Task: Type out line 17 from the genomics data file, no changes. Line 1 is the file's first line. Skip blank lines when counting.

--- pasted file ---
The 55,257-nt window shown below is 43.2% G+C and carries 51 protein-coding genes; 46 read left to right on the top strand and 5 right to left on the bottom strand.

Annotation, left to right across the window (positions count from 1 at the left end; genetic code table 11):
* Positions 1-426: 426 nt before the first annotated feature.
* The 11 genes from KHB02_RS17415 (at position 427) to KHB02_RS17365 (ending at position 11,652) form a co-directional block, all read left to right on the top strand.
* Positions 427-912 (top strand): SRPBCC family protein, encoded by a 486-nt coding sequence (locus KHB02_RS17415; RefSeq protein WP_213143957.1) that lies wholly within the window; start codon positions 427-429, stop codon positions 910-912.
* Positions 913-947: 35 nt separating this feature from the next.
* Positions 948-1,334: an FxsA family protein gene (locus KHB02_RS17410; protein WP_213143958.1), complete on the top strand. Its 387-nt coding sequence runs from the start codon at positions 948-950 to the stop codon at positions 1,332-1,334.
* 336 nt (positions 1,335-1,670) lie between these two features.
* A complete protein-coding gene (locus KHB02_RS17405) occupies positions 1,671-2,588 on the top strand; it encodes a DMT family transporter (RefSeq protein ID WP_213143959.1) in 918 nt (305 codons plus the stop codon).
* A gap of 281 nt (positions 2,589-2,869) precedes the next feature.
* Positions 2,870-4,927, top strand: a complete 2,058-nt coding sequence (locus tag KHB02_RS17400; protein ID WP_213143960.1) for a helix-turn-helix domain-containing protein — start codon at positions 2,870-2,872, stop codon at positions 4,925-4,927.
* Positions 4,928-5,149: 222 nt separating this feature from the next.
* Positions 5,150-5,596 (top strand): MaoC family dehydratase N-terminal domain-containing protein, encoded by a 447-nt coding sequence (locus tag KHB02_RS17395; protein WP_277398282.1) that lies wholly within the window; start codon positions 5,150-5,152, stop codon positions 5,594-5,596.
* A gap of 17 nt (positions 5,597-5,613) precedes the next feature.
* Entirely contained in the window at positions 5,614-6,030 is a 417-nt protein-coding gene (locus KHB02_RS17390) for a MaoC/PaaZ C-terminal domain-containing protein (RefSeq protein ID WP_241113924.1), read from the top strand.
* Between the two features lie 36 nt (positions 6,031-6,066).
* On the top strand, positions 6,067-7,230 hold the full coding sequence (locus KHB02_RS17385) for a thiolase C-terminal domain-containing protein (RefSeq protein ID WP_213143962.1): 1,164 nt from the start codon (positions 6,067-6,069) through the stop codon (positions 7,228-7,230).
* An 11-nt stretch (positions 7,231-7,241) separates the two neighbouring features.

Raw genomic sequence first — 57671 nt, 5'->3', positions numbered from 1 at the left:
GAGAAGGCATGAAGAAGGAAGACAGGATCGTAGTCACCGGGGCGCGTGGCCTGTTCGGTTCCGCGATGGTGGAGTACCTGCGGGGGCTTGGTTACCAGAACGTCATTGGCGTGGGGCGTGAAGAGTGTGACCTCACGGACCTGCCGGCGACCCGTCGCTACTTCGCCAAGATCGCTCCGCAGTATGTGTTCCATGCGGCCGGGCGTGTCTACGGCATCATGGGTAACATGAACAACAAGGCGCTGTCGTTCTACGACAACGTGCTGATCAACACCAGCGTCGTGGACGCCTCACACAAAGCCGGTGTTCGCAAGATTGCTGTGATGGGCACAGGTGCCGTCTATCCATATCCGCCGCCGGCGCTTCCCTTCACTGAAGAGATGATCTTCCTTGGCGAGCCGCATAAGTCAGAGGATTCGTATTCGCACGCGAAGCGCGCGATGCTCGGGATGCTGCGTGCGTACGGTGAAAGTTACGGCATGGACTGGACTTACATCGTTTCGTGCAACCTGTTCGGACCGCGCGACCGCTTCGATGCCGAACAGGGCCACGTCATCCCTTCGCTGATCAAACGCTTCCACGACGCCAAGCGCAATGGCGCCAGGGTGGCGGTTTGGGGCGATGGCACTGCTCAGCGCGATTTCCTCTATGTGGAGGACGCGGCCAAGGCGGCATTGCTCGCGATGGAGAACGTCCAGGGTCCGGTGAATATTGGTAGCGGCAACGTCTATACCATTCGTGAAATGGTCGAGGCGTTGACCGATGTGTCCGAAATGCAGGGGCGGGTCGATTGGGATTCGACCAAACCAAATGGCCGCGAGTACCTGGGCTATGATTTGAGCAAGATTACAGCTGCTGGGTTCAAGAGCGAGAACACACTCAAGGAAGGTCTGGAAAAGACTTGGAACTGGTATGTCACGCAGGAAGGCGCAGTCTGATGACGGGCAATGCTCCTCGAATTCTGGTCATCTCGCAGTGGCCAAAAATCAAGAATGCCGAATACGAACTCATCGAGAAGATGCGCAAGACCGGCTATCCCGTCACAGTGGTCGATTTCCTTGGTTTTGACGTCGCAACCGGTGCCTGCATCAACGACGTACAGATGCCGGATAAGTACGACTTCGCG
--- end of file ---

* On the top strand, positions 6,067-7,230 hold the full coding sequence (locus KHB02_RS17385) for a thiolase C-terminal domain-containing protein (RefSeq protein ID WP_213143962.1): 1,164 nt from the start codon (positions 6,067-6,069) through the stop codon (positions 7,228-7,230).